Hematology researchers at The Children's Hospital of Philadelphia have manipulated key biological events in adult blood cells to produce a form of hemoglobin normally absent after the newborn period. Because this fetal hemoglobin is unaffected by the genetic defect in sickle cell disease (SCD), the cell culture findings may open the door to a new therapy for the debilitating blood disorder.
"Our study shows the power of a technique called forced chromatin looping in reprogramming gene expression in blood-forming cells," said hematology researcher Jeremy W. Rupon, M.D., Ph.D., of The Children's Hospital of Philadelphia. "If we can translate this approach to humans, we may enable new treatment options for patients."
Rupon presented the team's findings today at a press conference during the annual meeting of the American Society of Hematology (ASH) in New Orleans. Rupon worked in collaboration with a former postdoctoral fellow, Wulan Deng, Ph.D., in the laboratory of Gerd Blobel, M.D., Ph.D.
Hematologists have long sought to reactivate fetal hemoglobin as a treatment for children and adults with SCD, the painful, sometimes life-threatening genetic disorder that deforms red blood cells and disrupts normal circulation.
In the normal course of development, a biological switch flips during the production of hemoglobin, the oxygen-carrying component of red blood cells. Regulatory elements in DNA shift the body from producing the fetal form of hemoglobin to producing the adult form instead. This transition occurs shortly after birth. When patients with SCD undergo this transition, their inherited gene mutation distorts adult hemoglobin, forcing red blood cells to assume a sickled shape.
In the current study, Rupon and Blobel reprogrammed gene expression to reverse the biological switch, causing cells to resume producing fetal hemoglobin, which is not affected by the SCD mutation, and produces normally shaped red blood cells.
The scientists built on previous work by Blobel's team showing that chromatin looping, a tightly regulated interaction between widely separated DNA sequences, drives gene transcription—the conversion of DNA code into RNA messages to carry out biological processes.
In the current study, the researchers used a specialized tool, a genetically engineered zinc finger (ZF) protein, which they custom-designed to latch onto a specific DNA site carrying the code for fetal hemoglobin. They attached the ZF to another protein that forced a chromatin loop to form. The loop then activated gene expression that produced embryonic hemoglobin in blood-forming cells from adult mice. The team obtained similar results in human adult red blood cells, forcing the cells to produce fetal hemoglobin.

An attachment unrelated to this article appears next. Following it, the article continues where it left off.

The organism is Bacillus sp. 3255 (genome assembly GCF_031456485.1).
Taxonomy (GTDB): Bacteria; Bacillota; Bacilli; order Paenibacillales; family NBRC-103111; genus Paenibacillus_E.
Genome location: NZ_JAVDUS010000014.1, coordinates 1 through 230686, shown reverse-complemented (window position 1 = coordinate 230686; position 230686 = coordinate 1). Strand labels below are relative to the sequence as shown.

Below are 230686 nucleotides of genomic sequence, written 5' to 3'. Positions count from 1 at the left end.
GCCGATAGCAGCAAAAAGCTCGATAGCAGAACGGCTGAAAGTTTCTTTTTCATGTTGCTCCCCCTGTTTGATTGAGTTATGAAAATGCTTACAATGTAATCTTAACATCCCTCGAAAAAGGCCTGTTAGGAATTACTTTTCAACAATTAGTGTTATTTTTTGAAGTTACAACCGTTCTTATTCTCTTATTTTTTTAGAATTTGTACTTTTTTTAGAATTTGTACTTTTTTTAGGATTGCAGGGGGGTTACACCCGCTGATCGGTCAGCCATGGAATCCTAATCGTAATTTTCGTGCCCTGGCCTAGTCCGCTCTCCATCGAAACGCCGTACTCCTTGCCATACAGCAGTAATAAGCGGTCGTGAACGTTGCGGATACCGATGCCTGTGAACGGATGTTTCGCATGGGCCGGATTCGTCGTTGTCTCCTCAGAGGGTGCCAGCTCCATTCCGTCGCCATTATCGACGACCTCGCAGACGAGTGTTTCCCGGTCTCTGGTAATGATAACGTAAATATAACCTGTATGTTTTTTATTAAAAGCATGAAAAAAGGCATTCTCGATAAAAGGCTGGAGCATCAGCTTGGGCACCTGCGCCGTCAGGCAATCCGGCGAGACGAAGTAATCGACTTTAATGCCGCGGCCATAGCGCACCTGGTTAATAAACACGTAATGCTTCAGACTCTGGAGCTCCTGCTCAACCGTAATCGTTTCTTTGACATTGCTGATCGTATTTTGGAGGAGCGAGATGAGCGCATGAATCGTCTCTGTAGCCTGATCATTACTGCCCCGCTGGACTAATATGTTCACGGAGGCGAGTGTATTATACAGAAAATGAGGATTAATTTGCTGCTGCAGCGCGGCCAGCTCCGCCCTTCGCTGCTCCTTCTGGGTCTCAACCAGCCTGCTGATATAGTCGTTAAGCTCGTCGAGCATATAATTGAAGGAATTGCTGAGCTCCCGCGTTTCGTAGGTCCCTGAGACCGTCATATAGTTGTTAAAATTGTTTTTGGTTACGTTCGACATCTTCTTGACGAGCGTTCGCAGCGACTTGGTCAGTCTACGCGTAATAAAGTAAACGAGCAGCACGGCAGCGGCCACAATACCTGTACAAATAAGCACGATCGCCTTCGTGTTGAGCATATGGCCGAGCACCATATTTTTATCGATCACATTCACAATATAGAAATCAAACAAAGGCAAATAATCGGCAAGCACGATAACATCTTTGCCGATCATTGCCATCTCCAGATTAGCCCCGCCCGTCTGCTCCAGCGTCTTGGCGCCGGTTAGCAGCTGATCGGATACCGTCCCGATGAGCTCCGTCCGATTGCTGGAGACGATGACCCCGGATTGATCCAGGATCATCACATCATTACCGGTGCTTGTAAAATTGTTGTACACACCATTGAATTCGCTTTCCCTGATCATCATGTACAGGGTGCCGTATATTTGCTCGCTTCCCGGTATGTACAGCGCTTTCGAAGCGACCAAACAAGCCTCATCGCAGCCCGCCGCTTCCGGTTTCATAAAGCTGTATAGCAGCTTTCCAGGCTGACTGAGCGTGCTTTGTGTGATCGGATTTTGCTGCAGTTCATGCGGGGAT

Rupon and Blobel will continue investigations aimed at moving their research toward clinical application. Rupon added that the approach may also prove useful in treating other diseases of hemoglobin, such as thalassemia.
Financial support for this study came from the National Institutes of Health (grants 5R37DK058044 and RO1HL119479-01) and a fellowship award from the American Heart Association. Wulan Deng, Ph.D., a former member of Blobel's lab, is a co-author of the study. Other co-authors include scientists from Sangamo Biosciences, which designed the zinc finger proteins. In addition to his position at Children's Hospital, Blobel is also at the Perelman School of Medicine at the University of Pennsylvania.
"Using Forced Chromatin Looping to Overcome Developmental Silencing of Embryonic and Fetal beta-Type Globin Genes in Adult Erythroid Cells"
--Abstract 59341, presented Sun., Dec. 8, 2013, 11 a.m. CT; Press Conference to occur in the ASH Press Room, Rm. 356-357, Ernest N. Morial Convention Center--
About The Children's Hospital of Philadelphia: The Children's Hospital of Philadelphia was founded in 1855 as the nation's first pediatric hospital. Through its long-standing commitment to providing exceptional patient care, training new generations of pediatric healthcare professionals and pioneering major research initiatives, Children's Hospital has fostered many discoveries that have benefited children worldwide. Its pediatric research program receives the highest amount of National Institutes of Health funding among all U.S. children's hospitals. In addition, its unique family-centered care and public service programs have brought the 535-bed hospital recognition as a leading advocate for children and adolescents. For more information, visit http://www.chop.edu.
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